If you’re at all like me, you probably have a bunch of old flash drives lying around – stuffed into junk drawers, hidden in a purse, stashed away in the car, spread throughout kids’ schoolbags… sound familiar?
If this is the case, read on for some interesting tips for how to get some more use out of them.
Of course, all of the usual uses for flash drives apply – they’re great for easily transferring data between computers, temporary backup locations, sending secure electronic documents via post, storing the kids’ homework, etc. – but chances are you already know about those (those uses are why we end up with so many of these devices in the first place!). In this article, we want to show you some more interesting uses of which you might not be aware.
Join a Bunch of Flash Drives Together as a RAID0 Array
The basic idea is this: join a bunch of flash drives together to make one large volume which, due to the system being able to split data across the multiple drives, will have much faster read and write speeds than any individual flash drive. If you have ever used an external RAID storage device, the idea is the same.
To set up a RAID0 system using flash drives, it’s best if you have a powered USB hub – something like the Anker 10 Port Hub would suit. Once you have the hub, connect your flash drives it.
Once they’re all connected, you can use Apple’s RAID Assistant software (built into all recent versions of macOS) – or 3rd party software like SoftRAID or SoftRAID Lite – select all the flash drives that show up, and create a ‘Striped (RAID 0)’ volume.
(Apple’s RAID Assistant, built into macOS)
As a note on storage size, a RAID setup will treat all of the connected flash drives as if they have the capacity of the smallest drive – if you have one 16GB drive and three 128GB drives, the RAID array will treat all the drives like they are 16GB drives (the size of the smallest single drive), giving you a total of 64GB for the entire RAID0 volume, even though the sum of all the drives is much greater.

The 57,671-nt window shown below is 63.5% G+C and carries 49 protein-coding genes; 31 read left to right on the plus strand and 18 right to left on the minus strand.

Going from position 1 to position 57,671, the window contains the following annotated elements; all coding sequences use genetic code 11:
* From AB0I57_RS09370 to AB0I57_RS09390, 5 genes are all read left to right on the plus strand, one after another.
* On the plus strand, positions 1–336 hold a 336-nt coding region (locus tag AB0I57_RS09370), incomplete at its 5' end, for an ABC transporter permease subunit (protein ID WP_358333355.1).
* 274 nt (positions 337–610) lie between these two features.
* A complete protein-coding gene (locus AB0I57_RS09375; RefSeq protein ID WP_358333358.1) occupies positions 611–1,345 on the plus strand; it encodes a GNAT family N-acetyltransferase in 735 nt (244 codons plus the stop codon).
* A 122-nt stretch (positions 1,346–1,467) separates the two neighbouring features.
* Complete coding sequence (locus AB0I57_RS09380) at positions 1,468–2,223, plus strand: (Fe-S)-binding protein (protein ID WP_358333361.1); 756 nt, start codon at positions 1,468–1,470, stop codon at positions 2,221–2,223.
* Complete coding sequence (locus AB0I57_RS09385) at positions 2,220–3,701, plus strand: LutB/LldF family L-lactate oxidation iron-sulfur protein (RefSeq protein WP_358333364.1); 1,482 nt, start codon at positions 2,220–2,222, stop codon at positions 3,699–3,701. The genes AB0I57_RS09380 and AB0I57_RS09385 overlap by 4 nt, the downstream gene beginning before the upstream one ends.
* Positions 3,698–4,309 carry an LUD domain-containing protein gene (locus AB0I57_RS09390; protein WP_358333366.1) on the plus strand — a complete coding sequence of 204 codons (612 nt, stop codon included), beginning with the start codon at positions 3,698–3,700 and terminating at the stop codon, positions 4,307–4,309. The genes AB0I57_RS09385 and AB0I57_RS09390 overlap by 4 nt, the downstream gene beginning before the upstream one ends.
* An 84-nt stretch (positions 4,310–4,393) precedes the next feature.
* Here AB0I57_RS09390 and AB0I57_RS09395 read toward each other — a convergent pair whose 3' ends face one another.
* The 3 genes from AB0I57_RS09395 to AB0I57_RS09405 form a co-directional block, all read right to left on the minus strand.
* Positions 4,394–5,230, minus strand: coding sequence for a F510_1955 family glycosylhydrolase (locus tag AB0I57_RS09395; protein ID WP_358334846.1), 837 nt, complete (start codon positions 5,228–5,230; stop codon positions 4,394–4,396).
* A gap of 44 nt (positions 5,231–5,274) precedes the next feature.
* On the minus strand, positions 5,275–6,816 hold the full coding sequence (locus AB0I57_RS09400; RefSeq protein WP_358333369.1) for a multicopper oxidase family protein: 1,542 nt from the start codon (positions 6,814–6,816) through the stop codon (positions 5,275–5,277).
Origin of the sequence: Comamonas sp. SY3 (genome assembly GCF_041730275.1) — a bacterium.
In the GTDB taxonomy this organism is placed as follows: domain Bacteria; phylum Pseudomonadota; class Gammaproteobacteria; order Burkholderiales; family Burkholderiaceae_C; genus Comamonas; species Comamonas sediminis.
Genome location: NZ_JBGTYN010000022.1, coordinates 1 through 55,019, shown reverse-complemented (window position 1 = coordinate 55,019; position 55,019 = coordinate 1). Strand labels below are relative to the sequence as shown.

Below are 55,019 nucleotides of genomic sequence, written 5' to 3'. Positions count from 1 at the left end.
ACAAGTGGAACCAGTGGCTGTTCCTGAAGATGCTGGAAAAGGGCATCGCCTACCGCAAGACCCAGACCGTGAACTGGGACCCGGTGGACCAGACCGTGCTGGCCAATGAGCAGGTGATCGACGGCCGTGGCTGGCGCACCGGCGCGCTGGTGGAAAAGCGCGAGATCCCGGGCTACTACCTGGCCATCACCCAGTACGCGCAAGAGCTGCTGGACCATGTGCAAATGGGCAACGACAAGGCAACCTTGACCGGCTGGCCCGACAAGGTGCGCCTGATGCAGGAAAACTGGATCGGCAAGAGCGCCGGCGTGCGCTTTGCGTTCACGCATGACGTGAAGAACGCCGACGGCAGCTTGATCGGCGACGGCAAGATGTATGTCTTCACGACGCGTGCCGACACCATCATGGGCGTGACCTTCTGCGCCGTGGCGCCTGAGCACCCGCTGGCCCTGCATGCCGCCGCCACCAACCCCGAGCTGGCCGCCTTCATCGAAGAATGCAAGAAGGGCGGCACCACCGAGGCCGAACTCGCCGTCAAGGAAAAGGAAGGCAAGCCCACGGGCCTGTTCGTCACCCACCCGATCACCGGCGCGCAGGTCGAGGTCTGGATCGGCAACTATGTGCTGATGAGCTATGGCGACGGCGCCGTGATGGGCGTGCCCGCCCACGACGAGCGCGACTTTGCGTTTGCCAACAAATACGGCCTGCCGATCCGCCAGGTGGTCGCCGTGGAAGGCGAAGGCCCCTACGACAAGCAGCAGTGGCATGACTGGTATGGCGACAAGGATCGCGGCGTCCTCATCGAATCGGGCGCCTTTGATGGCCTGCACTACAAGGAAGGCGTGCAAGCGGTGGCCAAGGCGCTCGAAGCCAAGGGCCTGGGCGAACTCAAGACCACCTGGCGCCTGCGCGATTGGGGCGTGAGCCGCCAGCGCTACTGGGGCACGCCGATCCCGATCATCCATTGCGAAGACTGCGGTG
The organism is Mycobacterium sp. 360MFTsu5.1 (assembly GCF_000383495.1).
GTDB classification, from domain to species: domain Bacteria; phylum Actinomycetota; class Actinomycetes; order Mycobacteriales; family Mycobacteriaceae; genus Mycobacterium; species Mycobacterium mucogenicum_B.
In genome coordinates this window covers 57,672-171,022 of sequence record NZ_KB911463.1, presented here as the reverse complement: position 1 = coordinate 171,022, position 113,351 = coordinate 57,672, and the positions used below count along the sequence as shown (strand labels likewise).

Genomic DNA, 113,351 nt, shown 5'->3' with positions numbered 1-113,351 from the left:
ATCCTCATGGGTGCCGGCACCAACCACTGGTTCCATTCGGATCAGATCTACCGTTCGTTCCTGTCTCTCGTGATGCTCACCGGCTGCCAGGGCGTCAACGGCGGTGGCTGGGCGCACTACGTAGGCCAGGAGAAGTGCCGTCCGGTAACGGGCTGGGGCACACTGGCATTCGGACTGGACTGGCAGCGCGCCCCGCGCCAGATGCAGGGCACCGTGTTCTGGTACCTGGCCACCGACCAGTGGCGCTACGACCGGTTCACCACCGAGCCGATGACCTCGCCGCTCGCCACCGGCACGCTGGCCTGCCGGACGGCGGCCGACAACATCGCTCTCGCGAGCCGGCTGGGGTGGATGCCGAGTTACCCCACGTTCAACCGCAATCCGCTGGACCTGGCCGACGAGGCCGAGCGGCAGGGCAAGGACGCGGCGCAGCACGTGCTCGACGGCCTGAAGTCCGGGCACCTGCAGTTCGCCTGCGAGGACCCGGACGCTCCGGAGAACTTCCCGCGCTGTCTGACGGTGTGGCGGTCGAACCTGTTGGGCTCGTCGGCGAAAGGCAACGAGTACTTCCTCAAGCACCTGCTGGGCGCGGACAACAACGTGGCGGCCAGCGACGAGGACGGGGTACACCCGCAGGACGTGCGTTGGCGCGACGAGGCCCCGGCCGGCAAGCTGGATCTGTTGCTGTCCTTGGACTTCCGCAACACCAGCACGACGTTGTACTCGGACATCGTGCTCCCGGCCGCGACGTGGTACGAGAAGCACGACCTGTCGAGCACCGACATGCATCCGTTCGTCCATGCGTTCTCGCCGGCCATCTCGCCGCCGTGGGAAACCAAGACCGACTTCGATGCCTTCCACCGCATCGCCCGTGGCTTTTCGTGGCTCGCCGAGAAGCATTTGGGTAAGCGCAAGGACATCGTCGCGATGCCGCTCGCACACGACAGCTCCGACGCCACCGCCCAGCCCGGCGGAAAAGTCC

Once you have done all of that, you will have a RAID0 array striped across the various flash drives.
Some things to note:
- Because data is striped across all of the drives, read and write speeds will be faster than any individual drive – this can be useful if you are using this setup as a scratch editing drive for video, for example.
- The faster the speeds of the individual flash drives, the faster the overall array will be – speeds of USB3 flash drives vary widely with the fastest drives being around 200 MB/s, and ‘normal’ drives seeing around 25 MB/s write, and less than 100MB/S read.
- The more flash drives you use, the faster the overall array will be – because the data is striped, the more parallel reads or writes you can do at once (ie. the more drives connected), the faster it will be.
- All of the included flash drives will need to be present for the data on the volume to be readable. This adds a level of security to anything on the disk – if one of the drives isn’t present, the data is inaccessible. If you want a way to store sensitive data, or if you’re a spy, this might be useful.
- On the flipside of the above point, if you lose any one of the flash drives, or if one of them fails, you will lose all the data on the volume. If this could cause a problem – especially if you’re using it for video or audio production – be sure to have backups!
Using a Flash Drive as a Two-Factor Key
If you have ever been sent a text message by your bank, or some other service, to confirm that you are really you, you have used two-factor authentication.
While more secure than just a password alone, SMS messages sent to your phone are relatively easily spoofed (faked), and not a particularly secure form of two-factor authentication. A more secure form is one that relies on your having a physical device in your possession – this sort of thing can be achieved via an app on your smartphone or – surprise – by using an old flash drive.
The easiest way to do this is using a 3rd party app, like RohOS to convert your ordinary flash drive into a hardware token as part of a two factor system.
In short, once set up, as well as knowing your password, you will also need the flash drive present to prove that you are you – this could be set up for your internet banking login, Google account, etc. Rather than needing your phone to receive an insecure text message, you would need the physical drive – this is a lot more secure, as it can’t be electronically spoofed by someone without the drive!